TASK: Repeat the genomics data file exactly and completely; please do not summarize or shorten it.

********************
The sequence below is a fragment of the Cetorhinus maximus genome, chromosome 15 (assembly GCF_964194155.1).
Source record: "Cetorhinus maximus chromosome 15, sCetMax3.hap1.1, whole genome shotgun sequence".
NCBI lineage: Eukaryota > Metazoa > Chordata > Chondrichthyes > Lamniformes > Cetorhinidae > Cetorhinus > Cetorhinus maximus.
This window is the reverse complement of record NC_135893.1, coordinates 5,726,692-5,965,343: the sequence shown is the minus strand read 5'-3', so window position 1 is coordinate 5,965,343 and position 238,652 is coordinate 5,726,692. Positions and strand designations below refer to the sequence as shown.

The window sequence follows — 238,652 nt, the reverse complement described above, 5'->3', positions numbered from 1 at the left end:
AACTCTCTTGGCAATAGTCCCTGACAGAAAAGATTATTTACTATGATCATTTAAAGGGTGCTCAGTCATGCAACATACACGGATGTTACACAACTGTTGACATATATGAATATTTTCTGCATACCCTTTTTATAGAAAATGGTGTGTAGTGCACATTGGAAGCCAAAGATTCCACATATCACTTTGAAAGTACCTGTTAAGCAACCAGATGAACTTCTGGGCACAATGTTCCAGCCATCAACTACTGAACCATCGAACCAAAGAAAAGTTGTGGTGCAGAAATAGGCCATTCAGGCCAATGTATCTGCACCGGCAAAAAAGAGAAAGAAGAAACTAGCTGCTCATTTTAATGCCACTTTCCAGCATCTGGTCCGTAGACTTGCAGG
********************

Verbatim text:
The sequence below is a fragment of the Cetorhinus maximus genome, chromosome 15 (assembly GCF_964194155.1).
Source record: "Cetorhinus maximus chromosome 15, sCetMax3.hap1.1, whole genome shotgun sequence".
NCBI lineage: Eukaryota > Metazoa > Chordata > Chondrichthyes > Lamniformes > Cetorhinidae > Cetorhinus > Cetorhinus maximus.
This window is the reverse complement of record NC_135893.1, coordinates 5,726,692-5,965,343: the sequence shown is the minus strand read 5'-3', so window position 1 is coordinate 5,965,343 and position 238,652 is coordinate 5,726,692. Positions and strand designations below refer to the sequence as shown.

The window sequence follows — 238,652 nt, the reverse complement described above, 5'->3', positions numbered from 1 at the left end:
AACTCTCTTGGCAATAGTCCCTGACAGAAAAGATTATTTACTATGATCATTTAAAGGGTGCTCAGTCATGCAACATACACGGATGTTACACAACTGTTGACATATATGAATATTTTCTGCATACCCTTTTTATAGAAAATGGTGTGTAGTGCACATTGGAAGCCAAAGATTCCACATATCACTTTGAAAGTACCTGTTAAGCAACCAGATGAACTTCTGGGCACAATGTTCCAGCCATCAACTACTGAACCATCGAACCAAAGAAAAGTTGTGGTGCAGAAATAGGCCATTCAGGCCAATGTATCTGCACCGGCAAAAAAGAGAAAGAAGAAACTAGCTGCTCATTTTAATGCCACTTTCCAGCATCTGGTCCGTAGACTTGCAGG